The America I know is trusted, sometimes guardedly, but among those who aspire to improve the lives of their citizens, among those who feel vulnerable, and among those who want an equal voice in a partnership, we remain the partner of choice. The America I know leads, sometimes cautiously, but always ethically.
Anthropology has reached that point of development where the careful investigation of facts shakes our firm belief in the far-reaching theories that have been built up. The complexity of each phenomenon dawns on our minds, and makes us desirous of proceeding more cautiously. Heretofore we have seen the features common to all human thought
We should be cautiously open to the spiritual and non-rational, and skeptical of the more invisible magical thinking-what we might call 'magical reason'-pervading secular thought and experience in modern society. Science and technology are for most people a new religion, and their orthodoxies are believed with the same fervor.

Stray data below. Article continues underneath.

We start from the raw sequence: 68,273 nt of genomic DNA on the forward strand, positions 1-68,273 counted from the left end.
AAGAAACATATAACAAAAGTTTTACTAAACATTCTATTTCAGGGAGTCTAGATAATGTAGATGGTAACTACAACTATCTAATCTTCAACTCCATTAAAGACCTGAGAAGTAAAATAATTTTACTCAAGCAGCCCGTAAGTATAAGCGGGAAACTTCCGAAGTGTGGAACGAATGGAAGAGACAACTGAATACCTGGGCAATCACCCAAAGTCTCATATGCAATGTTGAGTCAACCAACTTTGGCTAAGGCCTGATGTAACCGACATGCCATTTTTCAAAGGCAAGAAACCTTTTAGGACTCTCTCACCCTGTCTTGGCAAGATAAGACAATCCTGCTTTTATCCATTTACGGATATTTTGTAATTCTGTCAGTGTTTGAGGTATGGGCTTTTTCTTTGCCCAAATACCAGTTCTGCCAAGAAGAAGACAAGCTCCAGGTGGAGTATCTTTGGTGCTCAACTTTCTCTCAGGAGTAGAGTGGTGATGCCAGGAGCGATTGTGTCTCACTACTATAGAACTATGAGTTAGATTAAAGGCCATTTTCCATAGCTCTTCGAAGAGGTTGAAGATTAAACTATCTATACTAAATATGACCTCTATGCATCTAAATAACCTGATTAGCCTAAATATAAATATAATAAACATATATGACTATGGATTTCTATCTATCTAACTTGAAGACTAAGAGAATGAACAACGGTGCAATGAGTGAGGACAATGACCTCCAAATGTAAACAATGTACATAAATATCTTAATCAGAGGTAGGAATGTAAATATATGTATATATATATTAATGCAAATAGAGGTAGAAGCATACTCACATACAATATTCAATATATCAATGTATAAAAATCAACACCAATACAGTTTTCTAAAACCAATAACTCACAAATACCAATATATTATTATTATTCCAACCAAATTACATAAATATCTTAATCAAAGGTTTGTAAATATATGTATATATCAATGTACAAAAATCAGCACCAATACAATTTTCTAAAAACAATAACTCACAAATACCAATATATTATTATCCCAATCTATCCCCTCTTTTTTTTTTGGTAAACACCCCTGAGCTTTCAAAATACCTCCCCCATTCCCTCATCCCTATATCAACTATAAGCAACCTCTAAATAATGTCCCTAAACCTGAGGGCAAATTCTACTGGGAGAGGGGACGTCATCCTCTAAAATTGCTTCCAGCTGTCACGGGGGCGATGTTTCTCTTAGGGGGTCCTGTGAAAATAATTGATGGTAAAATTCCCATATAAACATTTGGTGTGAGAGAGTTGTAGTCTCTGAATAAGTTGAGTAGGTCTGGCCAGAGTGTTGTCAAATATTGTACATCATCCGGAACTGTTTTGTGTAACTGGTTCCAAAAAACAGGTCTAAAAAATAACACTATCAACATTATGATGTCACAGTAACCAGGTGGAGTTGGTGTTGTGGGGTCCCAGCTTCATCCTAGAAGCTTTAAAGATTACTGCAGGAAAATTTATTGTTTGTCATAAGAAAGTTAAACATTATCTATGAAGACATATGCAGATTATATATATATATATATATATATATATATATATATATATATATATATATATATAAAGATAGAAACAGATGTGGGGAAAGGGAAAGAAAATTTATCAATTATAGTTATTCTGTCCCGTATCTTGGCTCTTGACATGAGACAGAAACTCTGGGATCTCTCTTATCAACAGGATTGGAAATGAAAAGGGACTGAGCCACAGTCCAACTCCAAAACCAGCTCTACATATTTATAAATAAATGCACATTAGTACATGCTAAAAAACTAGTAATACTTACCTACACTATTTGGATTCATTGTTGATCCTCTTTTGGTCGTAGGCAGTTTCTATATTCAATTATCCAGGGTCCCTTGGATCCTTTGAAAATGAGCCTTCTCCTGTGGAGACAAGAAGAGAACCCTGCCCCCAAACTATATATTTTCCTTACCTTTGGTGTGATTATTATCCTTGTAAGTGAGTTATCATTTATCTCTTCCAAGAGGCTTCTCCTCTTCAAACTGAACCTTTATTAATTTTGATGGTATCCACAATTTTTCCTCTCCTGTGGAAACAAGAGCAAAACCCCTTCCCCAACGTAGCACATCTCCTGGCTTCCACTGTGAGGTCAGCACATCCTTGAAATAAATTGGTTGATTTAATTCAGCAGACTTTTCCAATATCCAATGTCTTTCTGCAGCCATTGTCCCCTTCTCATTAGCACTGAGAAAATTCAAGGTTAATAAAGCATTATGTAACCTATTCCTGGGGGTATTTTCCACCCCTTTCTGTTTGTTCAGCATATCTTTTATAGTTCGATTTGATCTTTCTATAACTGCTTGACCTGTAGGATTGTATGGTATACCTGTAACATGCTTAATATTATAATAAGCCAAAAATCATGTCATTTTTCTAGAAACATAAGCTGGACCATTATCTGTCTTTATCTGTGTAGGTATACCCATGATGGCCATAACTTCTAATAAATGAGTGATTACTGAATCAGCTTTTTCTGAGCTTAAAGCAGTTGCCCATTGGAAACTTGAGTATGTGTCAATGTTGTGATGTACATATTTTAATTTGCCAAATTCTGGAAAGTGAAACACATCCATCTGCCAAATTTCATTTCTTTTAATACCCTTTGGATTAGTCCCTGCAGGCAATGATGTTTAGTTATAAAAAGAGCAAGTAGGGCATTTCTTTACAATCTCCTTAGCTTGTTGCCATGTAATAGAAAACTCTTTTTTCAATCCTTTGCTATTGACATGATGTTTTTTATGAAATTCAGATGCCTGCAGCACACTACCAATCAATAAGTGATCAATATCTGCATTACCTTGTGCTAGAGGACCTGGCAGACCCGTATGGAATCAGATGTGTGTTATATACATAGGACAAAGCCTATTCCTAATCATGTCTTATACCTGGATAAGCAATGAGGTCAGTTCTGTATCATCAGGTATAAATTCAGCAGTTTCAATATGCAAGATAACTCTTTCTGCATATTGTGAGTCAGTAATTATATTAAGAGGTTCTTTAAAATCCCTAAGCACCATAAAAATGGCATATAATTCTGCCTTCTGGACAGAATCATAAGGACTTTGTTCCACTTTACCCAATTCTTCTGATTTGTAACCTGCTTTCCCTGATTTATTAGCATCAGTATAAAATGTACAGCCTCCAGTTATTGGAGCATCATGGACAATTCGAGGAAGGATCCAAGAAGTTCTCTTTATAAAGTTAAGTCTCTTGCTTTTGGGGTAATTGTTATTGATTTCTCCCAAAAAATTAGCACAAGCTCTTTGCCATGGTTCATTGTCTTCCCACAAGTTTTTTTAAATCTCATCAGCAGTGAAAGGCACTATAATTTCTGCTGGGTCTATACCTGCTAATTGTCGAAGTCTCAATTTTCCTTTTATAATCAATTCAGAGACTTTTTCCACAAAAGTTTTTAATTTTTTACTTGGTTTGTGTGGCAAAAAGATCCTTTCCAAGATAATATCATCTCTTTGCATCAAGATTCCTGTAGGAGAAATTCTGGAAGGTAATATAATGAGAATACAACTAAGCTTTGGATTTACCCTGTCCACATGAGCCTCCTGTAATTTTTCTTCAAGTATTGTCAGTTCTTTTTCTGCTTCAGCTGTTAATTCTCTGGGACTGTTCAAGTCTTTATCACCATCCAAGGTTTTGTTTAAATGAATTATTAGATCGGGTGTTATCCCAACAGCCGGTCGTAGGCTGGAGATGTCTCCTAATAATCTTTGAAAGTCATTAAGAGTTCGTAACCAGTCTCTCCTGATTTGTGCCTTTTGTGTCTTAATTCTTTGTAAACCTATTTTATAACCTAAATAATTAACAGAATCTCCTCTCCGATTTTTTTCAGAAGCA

Each man must administer his hatred cautiously. Mine is equitable. I distribute it evenly among those who are frozen in the past and those who perspire in the present. Because while the former are hemorrhoidal in their sensibility, the latter are constipated in the brain. And they complement each other by both betraying the law of life that demands the immediate defecation of all useless detritus, be it antiquated illusion or contemporary cowardice.
How dare I presume to say: He is my friend, or even, more cautiously, I think I know him? At the very most we are like two strangers meeting in the white wintry veld and sitting down together for a while to smoke a pipe before proceeding on their separate ways. No more. Alone. Alone to the very end. I... every one of us. But to have been granted the grace of meeting and touching so fleetingly: is that not the most awesome and wonderful thing one can hope for in this world?